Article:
How to pick the perfect engagement ring for your girlfriend

Guys always come into La Bijouterie with one noble goal: they want to make their girlfriends sublimely happy with an engagement ring from the heart. When you’re creating the ring she’ll wear for life, you want to be sure you get it right. After intimately working with our Bay Area clients for nearly five years, we’ve found that there are a handful of tried and true ways to buy the perfect engagement ring for the woman you love.

To help guys out, we’ve created this straightforward guide to help gentlemen decide on the best approach for selecting an engagement ring. Here are 7 ways to choose her dream engagement ring.

 

nick-r.jpg

 

1. Design the ring together. 

Despite the bevy of romantic comedies that suggest otherwise, about 90 percent of couples design the engagement ring together. Most girls have an idea of what they want. In fact, they secretly come into our store every day, doing reconnaissance without their boyfriends. It's a straightforward approach: you can decide on the ring style, diamond shape and size together. Then we’ll procure about 5 different diamonds for you to choose from. We design the setting based on your preferences and ideas. We create a 3D model for you to review and approve before the final design is created. Once the ring is complete, we can inform you privately (excluding her) and you can come pick it up, then you can present it to her when she least expects it.

Pros: When you design the ring side by side with her, she can specify exactly what she wants. Couples seem to really love this option because the guy can rest assured that he’s error-free. This is a good option for you if your girlfriend is very particular. Think of it this way - does she wake up saying “I’m hungry” or does she say specify “I want crab benedict for brunch”? Another way to gage her thoughts on this is to ask her what she thinks of her friends' rings. If she has lots of opinions on their rings, that means she may enjoy some level of input in picking her own engagement ring. Many girls find it really fun to pick out their own diamond. It makes women feel like queens. And it's really fun to geek out together as you watch the ring go from a 3D image to a real timeless piece of jewelry. 

Cons: Some of the surprise element is gone, of course. Unless you plan a killer surprise proposal. 

Ring-for-B.jpg

2. Learn what she wants by bringing her into the store to get an idea.

This option is a pretty James Bond status. It works pretty simply. First, let us know that you're coming in with her on a certain day. Next, you and your girlfriend come in “just to browse around.” We’ll pretend like we are meeting you for the first time. As you and your girlfriend browse, we’ll take serious note of her preferences and engage her in some questions to figure out what she wants. We'll also note down her ring size. On your end, you can be as secretive as you want; you can drop the subject for a few weeks or pretend like you want to keep shopping around. All the while, we'll be custom making the ring of her dreams.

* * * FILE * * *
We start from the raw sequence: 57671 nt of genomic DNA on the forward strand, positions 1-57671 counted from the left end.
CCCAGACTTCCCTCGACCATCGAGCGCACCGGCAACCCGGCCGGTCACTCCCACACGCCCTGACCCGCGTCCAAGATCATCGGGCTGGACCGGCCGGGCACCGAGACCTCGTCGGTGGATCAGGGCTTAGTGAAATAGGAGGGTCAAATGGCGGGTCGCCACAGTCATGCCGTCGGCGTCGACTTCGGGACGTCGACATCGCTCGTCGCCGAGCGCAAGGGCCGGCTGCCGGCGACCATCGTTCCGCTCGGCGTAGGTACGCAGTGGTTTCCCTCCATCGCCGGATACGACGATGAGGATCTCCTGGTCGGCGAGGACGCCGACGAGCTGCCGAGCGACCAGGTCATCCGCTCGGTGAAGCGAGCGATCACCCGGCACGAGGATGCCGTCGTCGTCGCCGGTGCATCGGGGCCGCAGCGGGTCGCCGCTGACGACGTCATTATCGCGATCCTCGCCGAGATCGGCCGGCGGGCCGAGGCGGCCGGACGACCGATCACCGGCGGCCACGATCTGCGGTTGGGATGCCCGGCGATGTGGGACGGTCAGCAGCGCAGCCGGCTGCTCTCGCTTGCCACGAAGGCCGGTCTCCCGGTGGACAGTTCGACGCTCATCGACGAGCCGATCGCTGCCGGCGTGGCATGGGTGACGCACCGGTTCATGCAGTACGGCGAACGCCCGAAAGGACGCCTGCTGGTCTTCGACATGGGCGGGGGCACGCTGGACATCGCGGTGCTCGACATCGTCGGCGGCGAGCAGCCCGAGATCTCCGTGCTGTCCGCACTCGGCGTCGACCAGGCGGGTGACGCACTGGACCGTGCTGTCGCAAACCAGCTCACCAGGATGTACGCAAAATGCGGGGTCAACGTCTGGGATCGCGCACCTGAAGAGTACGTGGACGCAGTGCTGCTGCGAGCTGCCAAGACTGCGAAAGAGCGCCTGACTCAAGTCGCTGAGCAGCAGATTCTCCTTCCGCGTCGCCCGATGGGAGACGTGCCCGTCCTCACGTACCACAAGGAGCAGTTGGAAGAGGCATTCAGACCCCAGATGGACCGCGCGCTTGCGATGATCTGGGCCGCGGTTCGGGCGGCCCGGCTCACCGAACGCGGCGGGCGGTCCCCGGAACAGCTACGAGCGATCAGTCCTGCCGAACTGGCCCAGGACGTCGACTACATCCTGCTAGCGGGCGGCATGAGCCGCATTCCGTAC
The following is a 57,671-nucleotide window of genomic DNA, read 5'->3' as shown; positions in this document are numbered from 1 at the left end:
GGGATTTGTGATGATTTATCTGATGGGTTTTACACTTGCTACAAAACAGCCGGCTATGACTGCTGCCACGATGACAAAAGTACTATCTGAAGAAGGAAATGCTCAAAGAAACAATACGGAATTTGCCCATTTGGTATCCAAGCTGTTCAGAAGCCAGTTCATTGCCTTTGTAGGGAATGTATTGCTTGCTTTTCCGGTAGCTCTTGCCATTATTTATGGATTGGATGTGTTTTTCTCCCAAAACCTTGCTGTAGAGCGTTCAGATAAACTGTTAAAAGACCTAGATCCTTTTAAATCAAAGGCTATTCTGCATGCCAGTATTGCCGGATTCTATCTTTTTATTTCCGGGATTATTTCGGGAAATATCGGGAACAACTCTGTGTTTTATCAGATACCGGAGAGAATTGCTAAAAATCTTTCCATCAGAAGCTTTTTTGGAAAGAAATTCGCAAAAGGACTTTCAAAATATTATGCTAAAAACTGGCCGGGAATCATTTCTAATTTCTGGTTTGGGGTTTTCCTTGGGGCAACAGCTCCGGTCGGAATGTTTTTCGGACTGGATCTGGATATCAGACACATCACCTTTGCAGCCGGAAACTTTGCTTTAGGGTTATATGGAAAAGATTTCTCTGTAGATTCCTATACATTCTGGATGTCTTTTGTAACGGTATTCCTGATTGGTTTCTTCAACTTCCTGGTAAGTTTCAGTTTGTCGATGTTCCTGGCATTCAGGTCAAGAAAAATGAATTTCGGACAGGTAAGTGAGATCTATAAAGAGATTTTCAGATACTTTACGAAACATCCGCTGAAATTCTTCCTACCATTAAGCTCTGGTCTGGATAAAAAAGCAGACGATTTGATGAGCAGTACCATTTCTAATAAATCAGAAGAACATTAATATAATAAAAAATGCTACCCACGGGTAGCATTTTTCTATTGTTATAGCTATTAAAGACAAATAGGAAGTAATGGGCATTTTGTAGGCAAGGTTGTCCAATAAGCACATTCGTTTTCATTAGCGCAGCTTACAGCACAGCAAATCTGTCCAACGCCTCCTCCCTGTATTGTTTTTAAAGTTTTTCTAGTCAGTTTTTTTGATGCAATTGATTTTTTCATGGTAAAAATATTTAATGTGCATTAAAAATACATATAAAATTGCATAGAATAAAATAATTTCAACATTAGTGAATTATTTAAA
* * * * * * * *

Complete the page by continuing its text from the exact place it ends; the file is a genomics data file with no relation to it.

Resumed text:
Pros: This is a really popular option. It allows you to really surprise her, but still give her what she wants. It's also faster than designing the ring together because you turn over some of the design work to us since we’ve noted her preferences and she need not worry about each step of the process. Here's an example of a customer who really had fun with this process.  

Cons: This is just a little less precise than designing the ring together.

Craftsmanship.jpg

3. Propose to her with a diamond in a silver setting, then design the final setting together.

Most girls already have an ideal shape in mind. Ask her casually to see if she has some ideas. You can buy the diamond before creating the ideal setting and propose with her perfect diamond in a simple silver setting. Then come back in together and create the setting together. 

Pros: You’ll completely surprise her. She won’t have any idea it’s coming. Then after she’s had the joy of the surprise, she gets to take pleasure in designing the setting with you!

Cons: You’ll have to choose a diamond without her. You might pick a diamond shape that doesn’t suit her hand or that she doesn’t like as much as another. There are 10 different diamond shapes, and various diamond colors (many brides want a yellow diamond or blue sapphire), so be careful.